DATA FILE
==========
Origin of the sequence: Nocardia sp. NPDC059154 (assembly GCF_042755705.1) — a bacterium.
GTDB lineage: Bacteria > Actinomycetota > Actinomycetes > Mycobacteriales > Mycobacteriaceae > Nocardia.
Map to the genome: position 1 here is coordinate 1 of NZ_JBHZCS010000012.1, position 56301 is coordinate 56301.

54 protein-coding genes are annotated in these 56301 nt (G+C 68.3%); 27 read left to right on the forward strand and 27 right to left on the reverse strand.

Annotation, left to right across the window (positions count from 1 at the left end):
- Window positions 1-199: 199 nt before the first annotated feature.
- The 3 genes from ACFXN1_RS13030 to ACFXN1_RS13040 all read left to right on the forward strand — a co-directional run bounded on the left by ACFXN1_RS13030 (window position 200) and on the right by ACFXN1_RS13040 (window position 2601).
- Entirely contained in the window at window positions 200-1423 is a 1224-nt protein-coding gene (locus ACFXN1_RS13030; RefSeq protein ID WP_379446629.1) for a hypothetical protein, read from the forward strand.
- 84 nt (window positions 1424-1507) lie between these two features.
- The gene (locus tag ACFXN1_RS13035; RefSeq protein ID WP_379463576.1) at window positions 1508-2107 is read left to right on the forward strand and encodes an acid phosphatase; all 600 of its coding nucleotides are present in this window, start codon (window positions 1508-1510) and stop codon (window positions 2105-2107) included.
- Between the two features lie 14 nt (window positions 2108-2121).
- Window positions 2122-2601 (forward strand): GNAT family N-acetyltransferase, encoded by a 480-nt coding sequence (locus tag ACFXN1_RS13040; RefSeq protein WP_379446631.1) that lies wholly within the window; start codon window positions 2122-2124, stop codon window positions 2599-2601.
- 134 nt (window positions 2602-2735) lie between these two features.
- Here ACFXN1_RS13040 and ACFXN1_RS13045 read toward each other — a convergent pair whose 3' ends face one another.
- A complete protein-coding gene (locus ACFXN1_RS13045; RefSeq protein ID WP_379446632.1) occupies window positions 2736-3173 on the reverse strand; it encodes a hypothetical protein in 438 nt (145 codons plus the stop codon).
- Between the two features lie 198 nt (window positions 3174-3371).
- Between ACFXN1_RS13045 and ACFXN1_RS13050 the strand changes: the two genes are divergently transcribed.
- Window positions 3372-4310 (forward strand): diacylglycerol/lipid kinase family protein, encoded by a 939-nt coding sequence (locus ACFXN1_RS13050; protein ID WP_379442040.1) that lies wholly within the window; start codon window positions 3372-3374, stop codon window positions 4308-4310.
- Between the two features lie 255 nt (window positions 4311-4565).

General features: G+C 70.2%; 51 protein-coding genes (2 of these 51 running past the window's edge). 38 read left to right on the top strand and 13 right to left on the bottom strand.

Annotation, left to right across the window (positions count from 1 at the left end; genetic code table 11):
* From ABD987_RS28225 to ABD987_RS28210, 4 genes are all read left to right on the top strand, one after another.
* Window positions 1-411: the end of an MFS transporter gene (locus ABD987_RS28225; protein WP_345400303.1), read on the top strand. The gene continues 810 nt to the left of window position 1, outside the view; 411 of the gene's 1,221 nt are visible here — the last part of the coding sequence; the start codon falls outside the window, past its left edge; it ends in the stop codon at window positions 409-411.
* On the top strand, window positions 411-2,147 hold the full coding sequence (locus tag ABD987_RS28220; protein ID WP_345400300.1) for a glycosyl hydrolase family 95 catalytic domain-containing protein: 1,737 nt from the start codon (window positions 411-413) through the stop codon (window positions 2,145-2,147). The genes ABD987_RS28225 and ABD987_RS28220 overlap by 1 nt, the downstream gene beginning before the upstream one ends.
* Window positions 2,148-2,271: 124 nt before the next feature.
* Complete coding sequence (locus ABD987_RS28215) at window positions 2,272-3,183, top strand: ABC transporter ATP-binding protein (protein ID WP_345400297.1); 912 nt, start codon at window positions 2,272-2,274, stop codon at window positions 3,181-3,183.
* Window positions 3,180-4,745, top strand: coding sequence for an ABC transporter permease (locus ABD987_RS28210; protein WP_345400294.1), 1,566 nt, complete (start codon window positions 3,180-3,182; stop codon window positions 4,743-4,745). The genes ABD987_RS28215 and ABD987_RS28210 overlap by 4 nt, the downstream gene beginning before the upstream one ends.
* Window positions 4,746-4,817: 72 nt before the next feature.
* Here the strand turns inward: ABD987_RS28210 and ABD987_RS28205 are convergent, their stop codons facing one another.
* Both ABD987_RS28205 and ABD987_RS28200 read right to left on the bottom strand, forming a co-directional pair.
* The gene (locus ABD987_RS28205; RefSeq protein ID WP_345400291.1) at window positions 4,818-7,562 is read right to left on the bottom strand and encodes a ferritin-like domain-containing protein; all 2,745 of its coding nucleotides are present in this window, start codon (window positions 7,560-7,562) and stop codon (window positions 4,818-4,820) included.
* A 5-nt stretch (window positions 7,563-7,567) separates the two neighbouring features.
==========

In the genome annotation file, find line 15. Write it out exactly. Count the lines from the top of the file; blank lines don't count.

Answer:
- A complete protein-coding gene (locus ACFXN1_RS13045; RefSeq protein ID WP_379446632.1) occupies window positions 2736-3173 on the reverse strand; it encodes a hypothetical protein in 438 nt (145 codons plus the stop codon).